Preparing Your Organization for a Disaster
In 2013, a YMCA in Florida was devastated by a massive fire started after a lightning strike. Luckily, it was over a holiday weekend so there were no injuries. However, 70% of the building was lost to either fire or water damage. The Y estimated they would need $4 million in addition to the money they would receive from their insurance company to rebuild. It took over a year for the facility to be back in complete working order.
Planning and preparation are the keys to surviving and recovering from an emergency. Throughout this article we’ll outline the keys to getting your organization ready for the worst case scenario.
Before a Crisis: Planning
The best way to handle a crisis is to never be surprised. An organization that has taken the time to think through its response to an emergency will recover faster. It’s well worth the effort to develop extensive, crisis-specific and business-specific plans.
What disasters should you be considering?
Before coming up with an emergency action plan, key members of your organization must brainstorm all the situations the business could face. Depending on your location, for example, you may be more concerned with tornados and severe weather than others. A facility with a big water park will have different scenarios to plan for than one with a small wading pool. An organization caring for young children will have entirely different considerations than one that does not.
To determine the most pressing issues facing your organization spend time thinking about what keeps you up at night. What events (both weather-related and non weather-related) are at the forefront of your mind? These are likely the crises you need to be focusing on the most.
What if your organization is forced to shut down?
Business continuity is the process of planning how an organization will best respond to a crisis in order to get back up and running as quickly as possible. The goal of a business continuity plan is to have as little interruption to normal business operation as possible.
While planning, consider the different ways business operations could continue after a disaster. Identify the key business functions necessary to minimize lost income. Here are some questions that can help work through this process:
- Are there plans to use an alternate site or secondary location if needed?
- How will the computer system get back up and running, and how important is internet access?
- Are copies of essential documents stored somewhere safe off site?
- How long can the organization operate without electricity? Water?
- How many long can the business be closed before losing a significant sum of money?
- Can the organization operate with sections of the building closed and/or under repair?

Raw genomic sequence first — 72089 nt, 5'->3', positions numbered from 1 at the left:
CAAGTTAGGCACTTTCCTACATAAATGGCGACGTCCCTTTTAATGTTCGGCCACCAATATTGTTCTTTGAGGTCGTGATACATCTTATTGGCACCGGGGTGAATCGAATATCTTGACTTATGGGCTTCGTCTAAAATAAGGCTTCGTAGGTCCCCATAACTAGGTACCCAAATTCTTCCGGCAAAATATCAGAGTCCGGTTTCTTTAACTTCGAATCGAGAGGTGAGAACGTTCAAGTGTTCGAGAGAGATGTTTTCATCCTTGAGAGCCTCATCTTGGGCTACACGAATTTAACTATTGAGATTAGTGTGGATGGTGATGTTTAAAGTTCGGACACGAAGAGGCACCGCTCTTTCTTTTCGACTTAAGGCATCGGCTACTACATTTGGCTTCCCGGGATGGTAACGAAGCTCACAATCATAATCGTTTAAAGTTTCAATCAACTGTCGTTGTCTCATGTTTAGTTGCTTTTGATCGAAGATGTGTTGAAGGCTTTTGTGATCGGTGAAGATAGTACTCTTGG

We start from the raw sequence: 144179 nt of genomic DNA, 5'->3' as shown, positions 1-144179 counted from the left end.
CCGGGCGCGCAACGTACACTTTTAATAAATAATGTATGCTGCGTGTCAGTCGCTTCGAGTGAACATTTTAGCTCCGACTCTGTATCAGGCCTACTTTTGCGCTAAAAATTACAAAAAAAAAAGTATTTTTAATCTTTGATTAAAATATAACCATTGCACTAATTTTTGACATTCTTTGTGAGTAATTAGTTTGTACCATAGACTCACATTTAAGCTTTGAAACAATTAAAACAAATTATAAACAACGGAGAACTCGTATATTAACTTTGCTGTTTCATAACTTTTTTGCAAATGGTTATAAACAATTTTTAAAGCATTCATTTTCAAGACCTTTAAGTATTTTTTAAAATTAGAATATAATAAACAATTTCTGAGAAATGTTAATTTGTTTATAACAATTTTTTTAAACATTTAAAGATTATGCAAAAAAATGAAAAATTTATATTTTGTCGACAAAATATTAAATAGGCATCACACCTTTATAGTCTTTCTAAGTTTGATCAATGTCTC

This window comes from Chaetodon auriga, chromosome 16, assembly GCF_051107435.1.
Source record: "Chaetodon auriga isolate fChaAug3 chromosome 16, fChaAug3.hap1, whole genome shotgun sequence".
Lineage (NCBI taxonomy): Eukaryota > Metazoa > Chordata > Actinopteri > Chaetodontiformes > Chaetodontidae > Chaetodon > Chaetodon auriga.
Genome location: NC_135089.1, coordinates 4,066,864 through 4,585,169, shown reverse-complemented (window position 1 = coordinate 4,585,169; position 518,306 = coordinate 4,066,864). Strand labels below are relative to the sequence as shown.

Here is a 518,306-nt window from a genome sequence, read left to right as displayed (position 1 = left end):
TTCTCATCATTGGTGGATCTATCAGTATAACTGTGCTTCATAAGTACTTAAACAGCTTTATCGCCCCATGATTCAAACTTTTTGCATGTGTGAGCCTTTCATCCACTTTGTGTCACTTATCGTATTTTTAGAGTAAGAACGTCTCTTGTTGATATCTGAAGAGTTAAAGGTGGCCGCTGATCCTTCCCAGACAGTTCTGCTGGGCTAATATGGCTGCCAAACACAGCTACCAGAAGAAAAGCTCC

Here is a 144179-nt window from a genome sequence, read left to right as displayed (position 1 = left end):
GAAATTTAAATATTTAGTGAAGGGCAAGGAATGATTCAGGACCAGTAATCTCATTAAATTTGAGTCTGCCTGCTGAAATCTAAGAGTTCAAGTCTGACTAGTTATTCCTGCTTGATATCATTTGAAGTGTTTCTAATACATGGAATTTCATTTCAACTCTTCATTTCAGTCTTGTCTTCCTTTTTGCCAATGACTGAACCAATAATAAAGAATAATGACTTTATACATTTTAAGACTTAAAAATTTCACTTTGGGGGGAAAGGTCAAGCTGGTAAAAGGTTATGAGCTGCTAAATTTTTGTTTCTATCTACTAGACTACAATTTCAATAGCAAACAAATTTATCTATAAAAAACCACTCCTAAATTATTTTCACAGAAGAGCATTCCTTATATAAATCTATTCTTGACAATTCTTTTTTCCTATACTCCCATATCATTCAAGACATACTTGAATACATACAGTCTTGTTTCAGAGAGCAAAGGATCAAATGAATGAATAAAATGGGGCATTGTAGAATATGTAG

Helpful Resources on Ready.gov
Ready.gov has many useful tools for this type of planning:
Preparing for all types of emergencies, no matter how unlikely, will result in less interruption to the essential business operations.
How can you ensure a consistent emergency response?
Once all possible scenarios have been identified and a plan has been developed, a formal emergency action plan needs to be created. An emergency action plan should clearly lay out potential emergencies and the response for each one. All staff members should be trained and know what their role is in an emergency.
Practice. Practice. Practice!
Once an emergency action plan is in place, it is important to practice. If possible, run through potential scenarios and responses with the entire team. If problems with the plan are identified, address them as soon as possible. In fact, it’s highly unlikely that your initial plans will have taken into account every possible scenario. These mistakes should be viewed as important learning opportunities.
What to Do After a Crisis
Immediate steps to take after a crisis
Once the crisis is over, it’s time to focus on the business continuity plan. Start immediately taking steps to get the organization up and running, starting with the key business functions. If the building has sustained damage, an structural engineer should assess if it can be used while it’s being repaired. If it cannot, start making plans to use an alternate site. This is also when you would initiate the claims process with the organization’s insurance company.
Recovering from a disaster
Once core business functions have been restored, the focus changes to recovery. If a natural disaster struck, the entire community may be rebuilding. Employees may be out of a job or without a home while repairs are made, increasing stress on their family budgets. If an incident occurred where someone was hurt or killed, be sensitive to any families or individuals directly involved. Respect their privacy. Staff members in these circumstances may need additional help or counseling. Provide resources to support all staff members.
Initiate a thorough investigation to assess why the incident happened and how the organization responded. Did the emergency action plan work? What needs to be changed in the future? Take steps to improve safety if necessary and improve the response to the next emergency.